Are You Having Social Media Problems?
Social media is the most rapidly changing aspect of our industry to begin with. Throw in an IPO (Facebook) and a major overhaul (LinkedIn) and modifications are barreling ahead so fast, even the techies seem unable to keep up.
Last week, after a series of problems with my LinkedIn account, I emailed a request for assistance. Miguel, my Customer Experience Advocate, eventually replied:
“I apologize taking so long to get back to you. We are currently experiencing an unusual high volume of requests due to our recent site enhancements.”
Over on Facebook, advertisements are popping up everywhere – even in my news feed! Now that the site has gone public, it’s trying all sorts of new tricks to make money for shareholders.
Fiddle with something that’s not broken and you’re liable to end up with a mess. That was the case on Thursday when our Social Media Campaign Manager, Jeni Hinojosa, got this unusual error message while trying to post to her wall.
“The server found your request confusing and isn’t sure how to proceed.”
If you’re feeling like that server because your social media marketing efforts are hitting some walls, it may help to better understand what’s going on. I asked Jeni for a brief overview of the problems, and what she suggests you do to avoid them.
Jeni says: They did a cool overhaul but it must not have gotten much of a test run because the site has been very buggy.
One of the new features I like is that you can check for comments and other activity without getting notices sent to your email. Just go to your LinkedIn page and you’ll see the notifications at the top, just like on Facebook. They’ve also split the “endorsements” feature in two. Now, you can “endorse” a connection’s credentials with the click of a button (although that has some bugs). Written endorsements are now called “recommendations.”
A change I don’t like is that the “network statistics” feature was removed. That handy tool showed what percentage of your connections are in various categories, such as “authors” – 40 percent. It was great for gauging whether your network had the types of people you want, depending on your purposes.
The bugs I and others have encountered include being unable to check private messages; sporadically unable to get into groups; and being notified that invitations to join others’ networks are waiting – but when I look, I don’t see any. Hopefully, they’ll get these problems worked out soon. Don’t worry, they’re well aware of them.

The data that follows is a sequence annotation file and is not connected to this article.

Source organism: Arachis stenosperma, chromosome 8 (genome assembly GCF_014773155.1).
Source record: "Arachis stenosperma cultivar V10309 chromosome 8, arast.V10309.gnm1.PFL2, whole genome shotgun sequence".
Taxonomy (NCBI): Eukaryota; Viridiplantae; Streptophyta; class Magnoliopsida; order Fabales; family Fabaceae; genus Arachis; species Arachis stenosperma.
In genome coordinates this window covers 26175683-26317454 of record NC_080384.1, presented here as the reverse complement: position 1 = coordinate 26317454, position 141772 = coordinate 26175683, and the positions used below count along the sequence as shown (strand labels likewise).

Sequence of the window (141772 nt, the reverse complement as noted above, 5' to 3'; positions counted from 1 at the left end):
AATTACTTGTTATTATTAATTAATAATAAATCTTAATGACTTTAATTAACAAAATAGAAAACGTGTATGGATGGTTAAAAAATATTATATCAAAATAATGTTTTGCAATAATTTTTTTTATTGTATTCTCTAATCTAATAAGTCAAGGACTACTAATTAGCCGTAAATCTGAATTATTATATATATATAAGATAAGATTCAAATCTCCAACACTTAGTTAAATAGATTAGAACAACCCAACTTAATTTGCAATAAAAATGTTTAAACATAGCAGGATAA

Sadly, I’ve been down this road before – and it didn’t lead to a good place. (Remember MySpace?)
Since its initial public offering in May, Facebook has been making a lot of changes designed to add revenue. The newest of these is a $7 fee for “promoted posts” from your personal page. It’s not yet available to all 166 million U.S. Facebook users, according to tech bloggers, because it’s still experimental.
Here’s how it works. You’ve uploaded photos from your vacation and you want to be sure all your friends see them. Next to the “like,” “comment” and “share” buttons, you may see a “promote” button (not everyone has it yet). Click “promote,” put about $7 on your charge card, and that post will go to the top of your friends’ news feeds a few times in the days ahead. (It will also wear the Scarlet P label of “promoted post.”) The promise is that more of your friends will see it.
This is still experimental and it doesn’t make a lot of sense when applied to personal pages. How many people will pay to show off their vacation photos?
However, it does make sense for fan pages and business pages, and that’s what concerns me. Once Facebook fine-tunes this feature, will we have to pay to achieve significant reach for our posts on those pages?
In the meantime, all of the problems are prompting more people to jump to …
If Facebook and Twitter had a baby, it would be Google+. This toddler network, which launched in June 2011, combines Facebook’s capabilities for seeing and sharing news and photos with friends and Twitter’s searchability for topics of interest.
It goes one better than Facebook, though, by allowing you to designate one or more “circles” for your friends. One co-worker might be “business” and “close friends” while another could be just “business.” So, everyone sees what’s appropriate for them based on your relationship – and you see just what you’re interested in.
Like Twitter, Google+ uses hashtags to help sort information and allow people to search for posts on particular topics. For instance, if you type #cutecats into the search box at the top of your page, you’ll see everything with that hashtag – including comments that incorporate the label.
Google+ also shows you the top trending topics, just like Twitter. On Monday morning, No. 1 was #HurricaneSandy.
I love these features, but what makes me happiest is, Google had its IPO way back in 2004. So we shouldn’t have to worry about this company suddenly drumming up ways to make us pay for what we previously got for free.
So, my recommended solutions to our social network problems?
Be patient with LinkedIn and hope it solves its problems soon. But start weaning yourself off Facebook. It looks like we’ll all be hanging out on Google+ before long.
I hope Jeni’s comments help you better understand any social media problems you’ve encountered recently. Together, we’ll get through these changes and emerge just fine!
On another note though, today my greater concern is for the millions of people affected by Hurricane Sandy and the two other major storm systems sweeping toward the Eastern Seaboard. May you and your loved ones stay safe; may your homes be protected and your lives quickly restored to normal.
Holding you in my thoughts and prayers,